The summer heat is not only breaking records (thank you, climate crisis) but also manifesting itself in the world of rent control and activism.
Two separate rallies have been announced to bring attention to outrageous rents. On June 30 at 6:30 p.m. on the west steps of the Colorado Capitol, two organizations, Together Colorado and 9to5 Colorado, are holding a rally to protest the recent veto threat by Gov. Polis on a rent stabilization measure for mobile home lot rents. HB 1287 passed with some good protections for mobile home residents, but only after the bills’ sponsors agreed to gut their own proposal by stripping out the most powerful protection, namely, to limit rent increases for mobile home lots. It’s a good opportunity for mobile home residents to voice their opposition to Polis’ veto threat, said Meghan Carrier, of Together Colorado, and push back against the despair on unending rent increases (see Unrepentant Tenant, “Rent relief in St. Paul and the Polis Betrayal,” May 5, 2022).
The second summer rally will be on July 10 and will protest the state law banning rent control. Sponsored by the Colorado Housing for All Coalition (which includes Together Colorado and 9to5 Colorado), I’ll write more about that event in my next column.
Returning to the big picture of tenant protections from 1969-1985, three Boulder tenant groups were active—The Boulder Tenants Union, Boulder County Tenants Organization and the Renters Rights Project. As they organized and counseled thousands of renters during those years, they collected a mountain of information and saw a number of consistent issues come up, and raised them to the City Council and the media to get meaningful changes. (Simultaneously, Boulder’s Human Rights Office was receiving more than 200 tenant complaints per year on similar issues. Other organizations, such as Boulder Legal Services, CU Off Campus Housing and others, also fielded similar grievances.)
Tenants didn’t always get those changes, but it did result in Boulder having the best renter protections of any Colorado city, although it still lags behind many states. Sadly, few tenants know about those protections, back then and now.
My last column left off with BTU working with the city’s Human Relations Committee (HRC) to get an ordinance requiring landlords to have a written copy of the lease (if over 30 days) and tenants getting a copy of that lease. That happened in 1983, in spite of lobbying by landlords from the Boulder Rental Property Association.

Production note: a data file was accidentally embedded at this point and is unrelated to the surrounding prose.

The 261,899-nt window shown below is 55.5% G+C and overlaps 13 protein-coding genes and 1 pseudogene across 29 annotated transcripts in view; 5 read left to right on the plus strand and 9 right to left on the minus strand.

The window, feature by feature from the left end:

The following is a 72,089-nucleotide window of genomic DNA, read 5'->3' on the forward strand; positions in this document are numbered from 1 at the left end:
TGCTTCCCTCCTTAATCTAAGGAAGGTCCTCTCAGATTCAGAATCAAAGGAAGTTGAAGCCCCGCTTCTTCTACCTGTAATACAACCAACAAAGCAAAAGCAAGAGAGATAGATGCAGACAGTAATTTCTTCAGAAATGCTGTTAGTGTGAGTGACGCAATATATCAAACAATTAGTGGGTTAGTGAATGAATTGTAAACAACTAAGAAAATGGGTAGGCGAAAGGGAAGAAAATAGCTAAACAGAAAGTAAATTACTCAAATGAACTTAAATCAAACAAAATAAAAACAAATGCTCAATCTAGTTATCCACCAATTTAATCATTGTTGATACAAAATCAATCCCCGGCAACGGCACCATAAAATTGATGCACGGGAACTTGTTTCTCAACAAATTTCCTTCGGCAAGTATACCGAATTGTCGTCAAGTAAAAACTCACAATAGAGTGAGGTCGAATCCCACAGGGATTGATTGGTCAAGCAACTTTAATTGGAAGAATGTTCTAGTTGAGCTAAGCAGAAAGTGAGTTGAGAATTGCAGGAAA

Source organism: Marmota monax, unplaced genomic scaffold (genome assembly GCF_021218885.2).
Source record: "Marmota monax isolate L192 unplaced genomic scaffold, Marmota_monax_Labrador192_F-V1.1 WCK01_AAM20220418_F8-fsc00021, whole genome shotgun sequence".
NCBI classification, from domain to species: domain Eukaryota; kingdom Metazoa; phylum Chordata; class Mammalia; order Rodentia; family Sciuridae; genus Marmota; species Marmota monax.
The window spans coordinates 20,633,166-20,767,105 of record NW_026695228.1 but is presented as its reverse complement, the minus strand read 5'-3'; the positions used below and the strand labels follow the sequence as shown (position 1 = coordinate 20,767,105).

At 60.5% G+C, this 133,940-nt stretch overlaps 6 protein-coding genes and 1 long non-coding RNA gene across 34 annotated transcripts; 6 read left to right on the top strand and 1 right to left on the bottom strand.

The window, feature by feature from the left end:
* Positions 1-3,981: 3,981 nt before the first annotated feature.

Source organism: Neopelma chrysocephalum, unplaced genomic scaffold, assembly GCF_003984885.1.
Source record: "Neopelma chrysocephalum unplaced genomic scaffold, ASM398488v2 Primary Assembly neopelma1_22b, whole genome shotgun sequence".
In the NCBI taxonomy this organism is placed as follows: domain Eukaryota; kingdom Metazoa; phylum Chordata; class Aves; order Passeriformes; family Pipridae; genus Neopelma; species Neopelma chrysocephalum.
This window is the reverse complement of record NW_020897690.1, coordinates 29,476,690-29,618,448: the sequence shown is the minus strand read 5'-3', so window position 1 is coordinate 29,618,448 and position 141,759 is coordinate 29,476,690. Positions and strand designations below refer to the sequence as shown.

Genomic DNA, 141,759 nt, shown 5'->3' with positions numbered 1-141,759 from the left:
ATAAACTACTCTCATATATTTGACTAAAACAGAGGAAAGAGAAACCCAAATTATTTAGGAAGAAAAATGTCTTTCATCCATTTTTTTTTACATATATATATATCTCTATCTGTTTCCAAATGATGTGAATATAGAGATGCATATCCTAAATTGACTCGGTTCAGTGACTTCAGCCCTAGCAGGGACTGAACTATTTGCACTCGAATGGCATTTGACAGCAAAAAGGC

The previous year, BTU had pushed for a raft of other tenant protections, including a Warranty of Habitability, just-cause eviction protection, creation of a Housing Commission, interest on deposits, and privacy protection.
Rather than deal directly with tenant issues, City Council referred most of those issues to the HRC during the early 1980s. While the HRC did hold hearings on most of the issues, they didn’t have the time nor expertise to deal with the proposals BTU was advocating for. During the summer of 1981, the HRC recommended the city establish a separate committee to deal with housing issues, especially rental issues. City Council ignored that advice, and several months later, BTU started another petition drive to create a Housing Commission.
“According to the petition,” the Colorado Daily reported in December, 1982, “the housing commission would be composed of nine city-appointed Boulder residents, including three tenants and one student. Five members would also have to be low- to moderate- incomes between $9,900 and $15,250 a year. Housing commission functions would include the study and preparation of a comprehensive housing policy for Boulder, plus provide a forum for landlord, tenant and homeowner issues. The Commission might also investigate the possibility of cooperative housing in Boulder and the impact that speculation has had on the price of city homes. (… )the commission could initiate a warranty of habitability or ‘better repair’ laws for rentals, banning ‘no cause’ evictions, and requiring landlords to pay tenants interest on security deposit.”
No Housing Commission was created, but several years ago Boulder created a Housing Advisory Board. The HAB has yet to address tenant issues.
Banning No Cause Evictions
Currently, Colorado laws allow landlords to evict tenants on month-to-month leases (with minimal notice), or not renew leases—for any or no reason.
BTU had received a number of tenant complaints about these no-cause or unjust evictions, and proposed working with the city to require just cause for those situations. No action was taken by either the HRC nor the city council on that issue.
BTU also heard numerous complaints about landlords gaining entry into tenants’ homes with little or no notice—either when they were present or not. No law requires notice of any kind be given. Lease terms may address the issue, but is often about the landlord’s convenience, not tenant privacy. After much debate, in late 1983, on a 5-4 vote, the council passed an ordinance that required landlords to give reasonable notice. But they refused to define what a reasonable time period was, making it virtually toothless.
Interest on deposits and warranty of habitability were also high on BTU’s agenda, and will be discussed in a future column.
This opinion column does not necessarily reflect the views of Boulder Weekly.
Questions and comments to